Sunday, October 24, 2004
The Original Neocon

Returning to the speech that Tony Blair made at the University of Chicago setting out his foreign policy objectives, Ben Rawlence, writing in the Guardian, compares the common threads between Blairism and neoconservatism. A key to this radical departure from British policy lies in the emphasis that Blair places upon values above interest:

It is the emphasis on "values" that links him to the neocons. Blair's formulation that, since the cold war, "our actions are guided by ... mutual self-interest and moral purpose in defending the values we cherish. In the end values and interests merge" is one that would be strongly supported by the neocons.

The distinction between values and interests is crucial. Interests are usually defended, values are promoted. Interests are material and can be defined, values are hard to pin down and know no limit. If we take the government's oft repeated mantra that "the best defence of our security lies in the spread of our values", British foreign policy at once becomes diffuse: our priorities are everywhere and nowhere.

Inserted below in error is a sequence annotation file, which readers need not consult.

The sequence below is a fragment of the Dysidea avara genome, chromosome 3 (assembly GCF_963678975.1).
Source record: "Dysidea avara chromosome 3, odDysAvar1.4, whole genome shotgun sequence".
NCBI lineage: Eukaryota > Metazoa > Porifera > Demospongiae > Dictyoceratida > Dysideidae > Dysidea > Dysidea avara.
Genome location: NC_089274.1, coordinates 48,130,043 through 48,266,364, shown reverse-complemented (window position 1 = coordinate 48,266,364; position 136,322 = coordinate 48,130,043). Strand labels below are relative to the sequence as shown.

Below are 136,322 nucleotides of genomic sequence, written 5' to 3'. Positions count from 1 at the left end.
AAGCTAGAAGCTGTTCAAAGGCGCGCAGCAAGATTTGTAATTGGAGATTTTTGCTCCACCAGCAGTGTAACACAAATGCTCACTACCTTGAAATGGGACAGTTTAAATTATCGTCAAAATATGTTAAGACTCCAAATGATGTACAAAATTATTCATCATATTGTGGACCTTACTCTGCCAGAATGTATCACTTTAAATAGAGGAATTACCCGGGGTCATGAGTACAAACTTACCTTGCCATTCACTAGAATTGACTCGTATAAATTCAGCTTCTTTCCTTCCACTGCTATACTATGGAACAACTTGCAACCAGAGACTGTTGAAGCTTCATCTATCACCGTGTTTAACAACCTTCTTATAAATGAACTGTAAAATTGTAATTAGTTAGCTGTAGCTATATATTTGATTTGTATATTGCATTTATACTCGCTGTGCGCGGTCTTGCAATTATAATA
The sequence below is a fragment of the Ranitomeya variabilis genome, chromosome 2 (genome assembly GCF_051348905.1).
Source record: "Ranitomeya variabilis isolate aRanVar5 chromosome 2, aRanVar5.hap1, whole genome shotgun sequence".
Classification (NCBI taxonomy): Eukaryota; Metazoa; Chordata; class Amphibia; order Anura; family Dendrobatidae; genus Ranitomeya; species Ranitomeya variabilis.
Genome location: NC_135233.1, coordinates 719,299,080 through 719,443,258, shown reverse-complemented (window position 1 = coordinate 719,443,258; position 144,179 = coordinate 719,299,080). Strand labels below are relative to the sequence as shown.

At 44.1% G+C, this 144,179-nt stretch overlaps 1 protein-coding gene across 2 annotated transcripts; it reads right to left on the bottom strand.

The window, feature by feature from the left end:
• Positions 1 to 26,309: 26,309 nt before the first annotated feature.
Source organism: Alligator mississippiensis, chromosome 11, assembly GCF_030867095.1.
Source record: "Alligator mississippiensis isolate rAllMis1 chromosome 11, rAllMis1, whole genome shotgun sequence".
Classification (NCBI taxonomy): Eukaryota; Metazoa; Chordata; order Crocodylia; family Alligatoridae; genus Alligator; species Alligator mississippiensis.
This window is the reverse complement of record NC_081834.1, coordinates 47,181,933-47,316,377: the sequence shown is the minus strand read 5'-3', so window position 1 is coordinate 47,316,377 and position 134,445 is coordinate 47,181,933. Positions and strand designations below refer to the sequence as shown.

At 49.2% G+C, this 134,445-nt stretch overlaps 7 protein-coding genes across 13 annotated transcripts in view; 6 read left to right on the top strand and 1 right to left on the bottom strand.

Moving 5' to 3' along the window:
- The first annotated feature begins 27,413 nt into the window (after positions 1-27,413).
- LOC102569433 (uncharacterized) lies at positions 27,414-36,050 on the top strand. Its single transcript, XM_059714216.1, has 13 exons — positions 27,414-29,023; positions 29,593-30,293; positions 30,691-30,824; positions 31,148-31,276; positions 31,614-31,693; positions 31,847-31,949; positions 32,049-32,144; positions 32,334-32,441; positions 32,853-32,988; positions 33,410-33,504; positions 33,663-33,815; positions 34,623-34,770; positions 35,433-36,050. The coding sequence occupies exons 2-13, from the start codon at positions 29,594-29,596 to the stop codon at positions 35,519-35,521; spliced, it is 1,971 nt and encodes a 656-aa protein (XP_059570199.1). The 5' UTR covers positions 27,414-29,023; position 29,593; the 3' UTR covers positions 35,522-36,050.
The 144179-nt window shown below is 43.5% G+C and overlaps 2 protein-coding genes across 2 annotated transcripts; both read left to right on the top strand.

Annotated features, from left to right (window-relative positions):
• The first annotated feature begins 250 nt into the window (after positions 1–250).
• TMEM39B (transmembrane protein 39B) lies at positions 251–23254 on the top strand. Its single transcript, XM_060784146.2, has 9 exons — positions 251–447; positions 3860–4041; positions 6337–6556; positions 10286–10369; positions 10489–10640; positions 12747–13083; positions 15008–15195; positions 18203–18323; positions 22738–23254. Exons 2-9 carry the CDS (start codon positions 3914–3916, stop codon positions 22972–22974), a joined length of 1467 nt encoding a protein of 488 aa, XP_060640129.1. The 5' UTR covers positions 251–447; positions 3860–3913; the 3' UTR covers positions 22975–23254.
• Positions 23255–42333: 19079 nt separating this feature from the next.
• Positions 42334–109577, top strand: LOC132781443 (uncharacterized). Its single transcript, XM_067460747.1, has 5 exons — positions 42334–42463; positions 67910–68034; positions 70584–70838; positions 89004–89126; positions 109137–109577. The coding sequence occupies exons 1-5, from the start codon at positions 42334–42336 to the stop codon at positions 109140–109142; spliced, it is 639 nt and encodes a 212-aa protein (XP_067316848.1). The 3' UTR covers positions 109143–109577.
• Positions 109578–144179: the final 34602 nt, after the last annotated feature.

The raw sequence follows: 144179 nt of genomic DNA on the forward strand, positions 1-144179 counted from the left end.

What are these values? It is hard to disagree with Blair when he says: "Nations that are free, democratic and benefiting from economic progress tend to be stable and solid partners in the advance of humankind." The problem occurs when British security is linked to the spread of those values, and when we wage war in their name. British national interest is explicitly located in the internal affairs of other countries, violating international traditions of non-interference, and destabilising governments. No wonder countries in the Middle East are nervous.

Whilst the framework is the same, there are distinct differences between Blairite values and neoconservatism. The former judges international institutions and the environment as far more important than the latter, placing Blair straddling the concerns of the left and the demands of the United States.

It also provides a roadmap for the future: the subordination of values and ideologies whilst redefining Britain's interests. One for the right.

(23.04, 24th October 2004)


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